Upon hearing of Slobodan Milosevic's death, Serbian President Boris Tadic could not find any family members in Milosevic's native Serbia to accept his condolences, so Tadic delivered his message to the former Yugoslav President's old party headquarters instead. Milosevic, who was on trial in the Hague for genocide, is still a potent symbol of Serbia's bloody past, but he no longer inspires much personal devotion beyond a small group of loyalists. (They were the ones spreading rumors of suicide and accusing the International Criminal Tribunal of murder for denying Milosevic's recent request to seek medical treatment in Russia.)
News of his death, apparently from cardiovascular ills, sent a shudder through the Balkans, not for the man but for the missed opportunity for justice in a region scarred by the nationalist tensions Milosevic manipulated with such skill. He died a few weeks before his defense was to conclude, and because not all the evidence had been presented, there is no chance of a posthumous verdict. But prosecutors will be able to use evidence presented for other pending cases related to the Balkans. Milosevic's four-year trial will be remembered as "the most important unresolved case in the history of international law," says Natasa Kandic, a human-rights investigator in Belgrade.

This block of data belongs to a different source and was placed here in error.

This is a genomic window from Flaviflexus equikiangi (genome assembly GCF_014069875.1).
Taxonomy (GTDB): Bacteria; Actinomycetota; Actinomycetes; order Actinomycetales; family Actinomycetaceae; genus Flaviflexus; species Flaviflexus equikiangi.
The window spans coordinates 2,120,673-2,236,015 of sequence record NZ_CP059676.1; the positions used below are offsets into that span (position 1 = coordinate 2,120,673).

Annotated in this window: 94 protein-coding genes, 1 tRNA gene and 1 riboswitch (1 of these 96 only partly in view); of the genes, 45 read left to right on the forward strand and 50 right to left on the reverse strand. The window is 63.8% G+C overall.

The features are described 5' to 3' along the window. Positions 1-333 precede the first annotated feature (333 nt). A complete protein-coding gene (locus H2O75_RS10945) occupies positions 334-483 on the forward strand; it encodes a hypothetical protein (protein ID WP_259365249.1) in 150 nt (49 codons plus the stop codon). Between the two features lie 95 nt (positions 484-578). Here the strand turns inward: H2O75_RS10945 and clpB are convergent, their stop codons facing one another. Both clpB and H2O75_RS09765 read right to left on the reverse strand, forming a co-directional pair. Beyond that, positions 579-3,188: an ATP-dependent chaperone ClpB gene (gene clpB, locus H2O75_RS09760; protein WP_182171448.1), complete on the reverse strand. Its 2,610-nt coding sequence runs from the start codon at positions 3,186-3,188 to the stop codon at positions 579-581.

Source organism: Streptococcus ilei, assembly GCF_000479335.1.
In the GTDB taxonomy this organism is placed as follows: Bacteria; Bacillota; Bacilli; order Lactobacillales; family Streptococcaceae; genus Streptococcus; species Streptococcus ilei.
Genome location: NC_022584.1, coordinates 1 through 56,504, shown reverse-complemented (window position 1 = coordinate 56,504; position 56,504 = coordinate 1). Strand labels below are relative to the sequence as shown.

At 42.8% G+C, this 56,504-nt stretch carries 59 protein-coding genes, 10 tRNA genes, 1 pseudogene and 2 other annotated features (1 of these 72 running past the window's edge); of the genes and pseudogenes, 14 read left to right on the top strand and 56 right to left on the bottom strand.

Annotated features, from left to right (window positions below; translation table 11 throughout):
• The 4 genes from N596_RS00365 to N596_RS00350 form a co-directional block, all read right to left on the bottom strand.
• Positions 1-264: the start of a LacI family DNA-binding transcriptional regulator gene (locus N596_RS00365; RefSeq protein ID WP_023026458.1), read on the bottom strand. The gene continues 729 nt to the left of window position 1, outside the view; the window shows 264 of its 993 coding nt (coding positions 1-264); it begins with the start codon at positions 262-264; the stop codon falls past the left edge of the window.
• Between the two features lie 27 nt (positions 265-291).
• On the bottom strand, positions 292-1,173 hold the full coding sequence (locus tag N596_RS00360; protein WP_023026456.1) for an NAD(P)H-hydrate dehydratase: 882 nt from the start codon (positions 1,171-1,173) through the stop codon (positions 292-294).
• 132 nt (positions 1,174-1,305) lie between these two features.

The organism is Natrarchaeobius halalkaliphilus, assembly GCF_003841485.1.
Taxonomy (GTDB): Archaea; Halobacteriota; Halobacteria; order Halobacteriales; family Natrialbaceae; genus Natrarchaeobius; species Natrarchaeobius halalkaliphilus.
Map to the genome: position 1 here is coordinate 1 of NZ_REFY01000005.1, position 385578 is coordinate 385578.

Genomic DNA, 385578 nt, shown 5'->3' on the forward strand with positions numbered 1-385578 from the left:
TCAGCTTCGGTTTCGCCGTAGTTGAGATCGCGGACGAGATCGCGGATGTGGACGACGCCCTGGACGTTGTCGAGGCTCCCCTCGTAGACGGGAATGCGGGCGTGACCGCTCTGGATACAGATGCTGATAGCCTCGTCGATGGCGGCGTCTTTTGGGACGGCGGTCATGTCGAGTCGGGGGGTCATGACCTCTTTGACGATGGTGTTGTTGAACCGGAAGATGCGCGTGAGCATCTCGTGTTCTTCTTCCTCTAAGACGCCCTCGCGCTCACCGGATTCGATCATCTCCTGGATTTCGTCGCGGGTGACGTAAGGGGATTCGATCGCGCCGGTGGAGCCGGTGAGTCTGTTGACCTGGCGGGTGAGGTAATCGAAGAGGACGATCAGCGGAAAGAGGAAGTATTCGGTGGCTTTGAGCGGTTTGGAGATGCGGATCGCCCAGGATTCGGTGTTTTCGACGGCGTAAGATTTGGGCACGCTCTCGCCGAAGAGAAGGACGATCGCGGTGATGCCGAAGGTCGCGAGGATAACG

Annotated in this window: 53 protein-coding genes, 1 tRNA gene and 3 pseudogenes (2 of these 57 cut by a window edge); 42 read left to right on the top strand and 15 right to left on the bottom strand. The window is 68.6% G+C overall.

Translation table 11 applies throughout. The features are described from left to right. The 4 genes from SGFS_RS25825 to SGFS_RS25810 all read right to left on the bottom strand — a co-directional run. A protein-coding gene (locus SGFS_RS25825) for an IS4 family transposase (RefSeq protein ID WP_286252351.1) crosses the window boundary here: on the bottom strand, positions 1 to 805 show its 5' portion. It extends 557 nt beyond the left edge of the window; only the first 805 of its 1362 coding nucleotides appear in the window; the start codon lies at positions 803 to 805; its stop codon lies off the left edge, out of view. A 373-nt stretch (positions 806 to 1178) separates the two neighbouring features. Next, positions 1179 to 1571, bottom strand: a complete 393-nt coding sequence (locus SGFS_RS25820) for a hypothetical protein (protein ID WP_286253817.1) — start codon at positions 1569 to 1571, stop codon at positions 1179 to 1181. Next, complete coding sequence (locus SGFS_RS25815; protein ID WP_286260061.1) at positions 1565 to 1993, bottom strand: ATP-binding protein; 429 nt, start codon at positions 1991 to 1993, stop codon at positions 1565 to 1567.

That makes it even more crucial to bring to trial the two most wanted remaining fugitives, Bosnian Serb leaders Radovan Karadzic and Ratko Mladic. Along with Milosevic, both were indicted by the war-crimes court for their role in the infamous 1995 massacre of 8,000 Bosnian Muslims in Srebrenica, and are widely believed to be in hiding in Serbia, although the Serbian government denies harboring them. Observers say only intense international pressure will persuade Belgrade to cooperate. Serbia's desire to eventually join the European Union might also give it an incentive to rid itself of the pair.
The tribunal itself has little credibility with the Serbian public, although Milosevic's courtroom grandstanding made the trial, known as the Slobo Show, must-see TV in Belgrade. One of his last requests was to call former President Bill Clinton as a witness.